The decision

Upper Tribunal
(Immigration and Asylum Chamber) Appeal No's: PA/08974/2018


Heard at Glasgow
Decision and Reasons Promulgated
On 11 July 2019
On 16 July 2019




A M N & L M



For the Appellants: Mr Aslam, of McGlashan MacKay, Solicitors
For the Respondent: Mr Diwyncz, Senior Home Office Presenting Officer

1. The appellants are husband and wife, both citizens of the DRC. There are procedurally two appeals, but in substance the wife's appeal depends entirely on her husband's. Rather confusingly, and for no apparent reason, FtT Judge Clough issued two separate decisions dismissing the appeals, both promulgated on 22 February 2019. Two applications for permission to appeal to the UT were made, but on the same grounds, relating to the first appellant's case. Permission was granted on 1 May 2019.
2. Some of the confusion can be traced back to the appellants, through their previous agents, submitting separate but overlapping appeals and inventories of productions for each appellant, at least one supplementary inventory, and further separate items.
3. Mr Aslam submitted that the judge's principal reason for holding against the first appellant was that stamps on his passport showed that he returned on various occasions to the DRC, and there was an error of failing to deal with the explanation he advanced at paragraph 12 of his witness statement dated 14 September 2018.
4. The inventory of productions containing that statement does not appear to be on the FtT's files, but the judge must have seen it, because she refers to it by its date at paragraph 15.
5. Mr Aslam showed that there are other items of relevant evidence which were or should have been before the FtT, but which are not mentioned in the decision.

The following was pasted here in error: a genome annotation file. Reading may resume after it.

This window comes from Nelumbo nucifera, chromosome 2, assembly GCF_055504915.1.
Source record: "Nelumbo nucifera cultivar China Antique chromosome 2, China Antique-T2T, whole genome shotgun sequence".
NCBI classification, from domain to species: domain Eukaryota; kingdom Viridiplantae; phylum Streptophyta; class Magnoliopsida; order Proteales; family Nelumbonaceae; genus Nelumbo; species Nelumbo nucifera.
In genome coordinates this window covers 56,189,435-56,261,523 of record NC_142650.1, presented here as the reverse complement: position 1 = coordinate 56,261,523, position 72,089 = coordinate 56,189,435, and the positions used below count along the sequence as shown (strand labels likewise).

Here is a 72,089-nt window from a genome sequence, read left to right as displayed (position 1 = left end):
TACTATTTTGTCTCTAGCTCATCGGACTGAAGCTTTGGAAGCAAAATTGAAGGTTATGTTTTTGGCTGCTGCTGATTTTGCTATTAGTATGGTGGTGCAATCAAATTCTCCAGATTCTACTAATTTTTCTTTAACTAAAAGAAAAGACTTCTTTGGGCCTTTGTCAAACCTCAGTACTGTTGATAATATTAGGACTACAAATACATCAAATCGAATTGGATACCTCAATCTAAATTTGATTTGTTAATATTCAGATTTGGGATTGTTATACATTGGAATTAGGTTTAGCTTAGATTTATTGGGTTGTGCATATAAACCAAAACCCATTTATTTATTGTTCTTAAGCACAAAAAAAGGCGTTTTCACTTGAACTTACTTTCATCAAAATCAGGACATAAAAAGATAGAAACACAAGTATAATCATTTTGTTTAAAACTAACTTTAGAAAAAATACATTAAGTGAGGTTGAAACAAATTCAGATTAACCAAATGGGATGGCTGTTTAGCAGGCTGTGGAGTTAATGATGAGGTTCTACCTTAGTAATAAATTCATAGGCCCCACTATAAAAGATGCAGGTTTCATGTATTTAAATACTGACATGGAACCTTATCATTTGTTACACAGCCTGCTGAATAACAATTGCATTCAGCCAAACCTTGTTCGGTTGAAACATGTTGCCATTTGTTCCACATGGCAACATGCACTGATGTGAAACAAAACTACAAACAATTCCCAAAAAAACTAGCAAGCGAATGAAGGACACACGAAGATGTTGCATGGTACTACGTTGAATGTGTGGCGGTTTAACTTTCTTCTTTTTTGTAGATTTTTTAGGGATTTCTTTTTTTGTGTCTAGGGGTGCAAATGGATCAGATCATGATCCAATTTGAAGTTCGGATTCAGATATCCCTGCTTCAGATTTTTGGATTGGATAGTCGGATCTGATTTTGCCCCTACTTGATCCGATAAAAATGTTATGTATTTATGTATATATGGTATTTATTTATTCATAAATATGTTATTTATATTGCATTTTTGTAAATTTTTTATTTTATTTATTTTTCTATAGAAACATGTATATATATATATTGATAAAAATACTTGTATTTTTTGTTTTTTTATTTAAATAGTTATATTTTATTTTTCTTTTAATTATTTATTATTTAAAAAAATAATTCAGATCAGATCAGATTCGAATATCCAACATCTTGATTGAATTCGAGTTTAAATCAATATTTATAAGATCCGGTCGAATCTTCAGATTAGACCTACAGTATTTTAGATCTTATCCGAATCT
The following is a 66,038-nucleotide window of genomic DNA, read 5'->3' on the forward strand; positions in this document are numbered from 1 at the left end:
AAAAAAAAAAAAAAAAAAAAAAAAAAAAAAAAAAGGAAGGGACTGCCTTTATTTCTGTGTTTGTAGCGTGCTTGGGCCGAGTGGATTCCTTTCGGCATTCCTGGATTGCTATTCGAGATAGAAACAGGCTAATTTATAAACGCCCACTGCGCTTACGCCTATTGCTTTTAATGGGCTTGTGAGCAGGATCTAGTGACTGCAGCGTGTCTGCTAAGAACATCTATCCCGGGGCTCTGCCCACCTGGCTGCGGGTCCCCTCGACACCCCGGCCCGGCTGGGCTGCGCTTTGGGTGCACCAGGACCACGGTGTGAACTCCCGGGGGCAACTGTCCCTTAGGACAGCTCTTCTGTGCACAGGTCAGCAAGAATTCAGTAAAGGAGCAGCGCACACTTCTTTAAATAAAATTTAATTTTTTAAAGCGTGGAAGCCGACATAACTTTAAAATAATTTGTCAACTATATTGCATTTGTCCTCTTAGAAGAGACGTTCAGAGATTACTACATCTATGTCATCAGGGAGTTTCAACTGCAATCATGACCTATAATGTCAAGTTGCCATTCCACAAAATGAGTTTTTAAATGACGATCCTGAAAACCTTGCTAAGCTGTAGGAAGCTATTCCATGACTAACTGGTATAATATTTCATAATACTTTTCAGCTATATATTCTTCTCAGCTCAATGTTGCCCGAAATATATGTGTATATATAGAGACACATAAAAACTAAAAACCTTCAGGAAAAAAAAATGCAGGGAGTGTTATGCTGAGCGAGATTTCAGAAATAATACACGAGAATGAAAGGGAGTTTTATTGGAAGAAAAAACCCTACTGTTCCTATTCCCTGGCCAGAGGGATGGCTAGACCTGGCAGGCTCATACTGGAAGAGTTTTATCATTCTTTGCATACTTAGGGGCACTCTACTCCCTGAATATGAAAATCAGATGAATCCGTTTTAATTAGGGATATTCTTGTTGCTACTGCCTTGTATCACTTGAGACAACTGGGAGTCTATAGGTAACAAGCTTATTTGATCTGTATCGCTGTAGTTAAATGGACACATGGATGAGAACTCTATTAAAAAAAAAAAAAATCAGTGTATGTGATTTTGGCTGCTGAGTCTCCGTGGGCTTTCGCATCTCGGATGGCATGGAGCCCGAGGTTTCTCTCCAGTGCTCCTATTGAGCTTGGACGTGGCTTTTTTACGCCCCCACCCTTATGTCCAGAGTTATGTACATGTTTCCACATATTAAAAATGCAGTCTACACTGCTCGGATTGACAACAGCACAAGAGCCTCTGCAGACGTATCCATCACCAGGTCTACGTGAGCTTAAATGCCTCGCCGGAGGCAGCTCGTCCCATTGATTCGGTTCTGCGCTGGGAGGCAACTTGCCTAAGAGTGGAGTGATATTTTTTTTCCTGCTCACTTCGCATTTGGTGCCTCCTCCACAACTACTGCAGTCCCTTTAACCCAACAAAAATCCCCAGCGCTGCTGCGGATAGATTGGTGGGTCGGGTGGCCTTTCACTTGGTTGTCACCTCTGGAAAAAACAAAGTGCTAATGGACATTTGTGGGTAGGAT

6. In course of submissions, Mr Diwyncz conceded that while the explanation mentioned above is not one the judge was bound to accept, she should have dealt with it; it could not be said that the FtT dealt with all the materials which were, or should have been, before it; and the decision could not safely stand.
7. The responsibility appears to have been partly due to the judge, and perhaps also to administrative mishap, and a failure all round to be clear that parties and the FtT had the relevant materials before them. It is unnecessary to try to apportion the blame any further.
8. Mr Aslam was confident that his firm has all the material necessary to assemble a comprehensive set of evidence to place before a future hearing.
9. The following outcome was agreed.
10. The decision of the FtT is set aside. It stands only as a record of what was said at the hearing. The nature of the case is such that it is appropriate under section 12 of the 2007 Act, and under Practice Statement 7.2, to remit to the FtT for an entirely fresh hearing. The member(s) of the FtT chosen to consider the case are not to include Judge Clough.
11. The appellants are to file with the FtT and copy to the respondent within 21 days of this date a complete and combined set of all the evidence on which they rely, prepared in accordance with Practice Direction 8.
12. The hearing in the FtT will be not less than 14 days thereafter.
13. Unless and until a tribunal or court directs otherwise, the appellants are granted anonymity. No report of these proceedings shall directly or indirectly identify them or any member of their family. This direction applies both to the appellants and to the respondent. Failure to comply with this direction could lead to contempt of court proceedings.

11 July 2019
UT Judge Macleman